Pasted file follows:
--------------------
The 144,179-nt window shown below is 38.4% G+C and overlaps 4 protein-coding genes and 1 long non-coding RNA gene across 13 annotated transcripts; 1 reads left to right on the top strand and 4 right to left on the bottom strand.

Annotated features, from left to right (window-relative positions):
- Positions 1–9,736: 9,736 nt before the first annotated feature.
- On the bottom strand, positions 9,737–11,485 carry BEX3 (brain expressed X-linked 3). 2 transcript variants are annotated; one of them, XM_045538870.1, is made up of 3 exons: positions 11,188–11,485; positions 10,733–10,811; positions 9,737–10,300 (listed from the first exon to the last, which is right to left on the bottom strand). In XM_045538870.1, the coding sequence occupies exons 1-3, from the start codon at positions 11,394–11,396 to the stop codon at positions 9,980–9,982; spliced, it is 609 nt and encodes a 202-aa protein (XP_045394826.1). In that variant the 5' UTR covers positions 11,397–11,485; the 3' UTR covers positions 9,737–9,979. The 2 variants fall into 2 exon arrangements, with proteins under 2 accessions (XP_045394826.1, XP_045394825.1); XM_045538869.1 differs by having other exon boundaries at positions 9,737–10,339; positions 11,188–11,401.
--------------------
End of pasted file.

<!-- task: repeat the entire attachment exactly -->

The 144,179-nt window shown below is 38.4% G+C and overlaps 4 protein-coding genes and 1 long non-coding RNA gene across 13 annotated transcripts; 1 reads left to right on the top strand and 4 right to left on the bottom strand.

Annotated features, from left to right (window-relative positions):
- Positions 1–9,736: 9,736 nt before the first annotated feature.
- On the bottom strand, positions 9,737–11,485 carry BEX3 (brain expressed X-linked 3). 2 transcript variants are annotated; one of them, XM_045538870.1, is made up of 3 exons: positions 11,188–11,485; positions 10,733–10,811; positions 9,737–10,300 (listed from the first exon to the last, which is right to left on the bottom strand). In XM_045538870.1, the coding sequence occupies exons 1-3, from the start codon at positions 11,394–11,396 to the stop codon at positions 9,980–9,982; spliced, it is 609 nt and encodes a 202-aa protein (XP_045394826.1). In that variant the 5' UTR covers positions 11,397–11,485; the 3' UTR covers positions 9,737–9,979. The 2 variants fall into 2 exon arrangements, with proteins under 2 accessions (XP_045394826.1, XP_045394825.1); XM_045538869.1 differs by having other exon boundaries at positions 9,737–10,339; positions 11,188–11,401.